This disease, Bloom says, is everywhere. But it is most dangerously prevalent on America's college campuses. The elite being educated to rule the country have become akin to what the ancients called the mob, dedicated not to learning or to serving their fellow human beings but to the exercise and fulfillment of their passions. Hedonism, promiscuity, the refusal or inability to distinguish between good and evil-these characterize the best and brightest among today's youth. It paints a terrifying portrait of America's youth. Bloom advocates a return to the teaching of classical philosophy as a key step on the way back to national moral health.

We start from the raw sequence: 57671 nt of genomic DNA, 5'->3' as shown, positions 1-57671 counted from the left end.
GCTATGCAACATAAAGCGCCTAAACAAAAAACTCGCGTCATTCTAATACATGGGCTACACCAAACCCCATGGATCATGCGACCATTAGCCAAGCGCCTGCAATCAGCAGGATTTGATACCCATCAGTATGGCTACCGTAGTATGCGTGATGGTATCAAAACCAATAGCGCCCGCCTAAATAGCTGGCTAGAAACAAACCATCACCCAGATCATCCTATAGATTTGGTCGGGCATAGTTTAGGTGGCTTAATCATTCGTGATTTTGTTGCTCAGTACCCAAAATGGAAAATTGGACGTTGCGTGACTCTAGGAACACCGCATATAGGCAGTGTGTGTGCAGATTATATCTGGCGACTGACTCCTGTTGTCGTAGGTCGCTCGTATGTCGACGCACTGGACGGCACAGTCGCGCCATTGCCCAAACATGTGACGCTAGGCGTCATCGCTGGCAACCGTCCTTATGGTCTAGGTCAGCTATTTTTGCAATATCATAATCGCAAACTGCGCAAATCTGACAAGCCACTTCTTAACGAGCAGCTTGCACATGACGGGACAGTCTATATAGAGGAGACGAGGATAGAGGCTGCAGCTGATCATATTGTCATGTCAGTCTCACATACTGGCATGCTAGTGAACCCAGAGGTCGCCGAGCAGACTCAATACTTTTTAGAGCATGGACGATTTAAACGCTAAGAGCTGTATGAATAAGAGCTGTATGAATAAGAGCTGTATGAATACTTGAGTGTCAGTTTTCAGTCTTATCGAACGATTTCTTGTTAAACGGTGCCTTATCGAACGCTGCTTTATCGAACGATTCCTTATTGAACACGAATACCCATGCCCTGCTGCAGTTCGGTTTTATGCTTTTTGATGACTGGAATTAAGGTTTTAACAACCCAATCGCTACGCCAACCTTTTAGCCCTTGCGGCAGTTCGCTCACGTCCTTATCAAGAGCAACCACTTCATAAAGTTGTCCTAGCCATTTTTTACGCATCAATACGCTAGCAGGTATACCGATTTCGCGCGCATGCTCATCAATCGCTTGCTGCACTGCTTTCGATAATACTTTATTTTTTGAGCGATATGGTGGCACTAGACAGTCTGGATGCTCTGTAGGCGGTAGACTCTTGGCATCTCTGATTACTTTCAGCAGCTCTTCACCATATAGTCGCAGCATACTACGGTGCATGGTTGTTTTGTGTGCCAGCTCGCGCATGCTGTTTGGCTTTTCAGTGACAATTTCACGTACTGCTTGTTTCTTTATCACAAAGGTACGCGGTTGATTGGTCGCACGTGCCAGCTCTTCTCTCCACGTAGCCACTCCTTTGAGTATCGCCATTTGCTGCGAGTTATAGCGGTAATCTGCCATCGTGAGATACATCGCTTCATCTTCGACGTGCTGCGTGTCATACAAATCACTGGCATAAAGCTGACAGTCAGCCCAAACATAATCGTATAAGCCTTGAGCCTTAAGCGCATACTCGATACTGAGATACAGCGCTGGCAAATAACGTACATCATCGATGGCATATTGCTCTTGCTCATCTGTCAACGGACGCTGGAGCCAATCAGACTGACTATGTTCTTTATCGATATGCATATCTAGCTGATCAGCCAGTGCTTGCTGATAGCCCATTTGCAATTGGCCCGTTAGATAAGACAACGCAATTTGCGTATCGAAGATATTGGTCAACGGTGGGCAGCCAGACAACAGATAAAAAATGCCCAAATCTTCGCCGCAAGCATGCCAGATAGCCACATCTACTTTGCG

What he advocates is an education in values. To me it seems that he is speaking about an absolute standard of values that can only be centered on God. I believe the goal set by Artists Association International is the correct one. We search for the expression of absolute value in the arts, which means we promote the expression of true love through art. Ladies and gentlemen, as I said, these are my personal observations, and yet I hope at least some of my remarks have stimulated your thinking.

In closing, I want to thank you for your contributions to our third conference. I am fully satisfied with its outcome, in which I experienced the pleasure of knowing so many wonderful people. I look forward to our fourth conference next year in another great city. Frankly, however, I cannot say where it will be. But I promise you in due course that you will be the first to know. Until then, may God bless you. Thank you very much.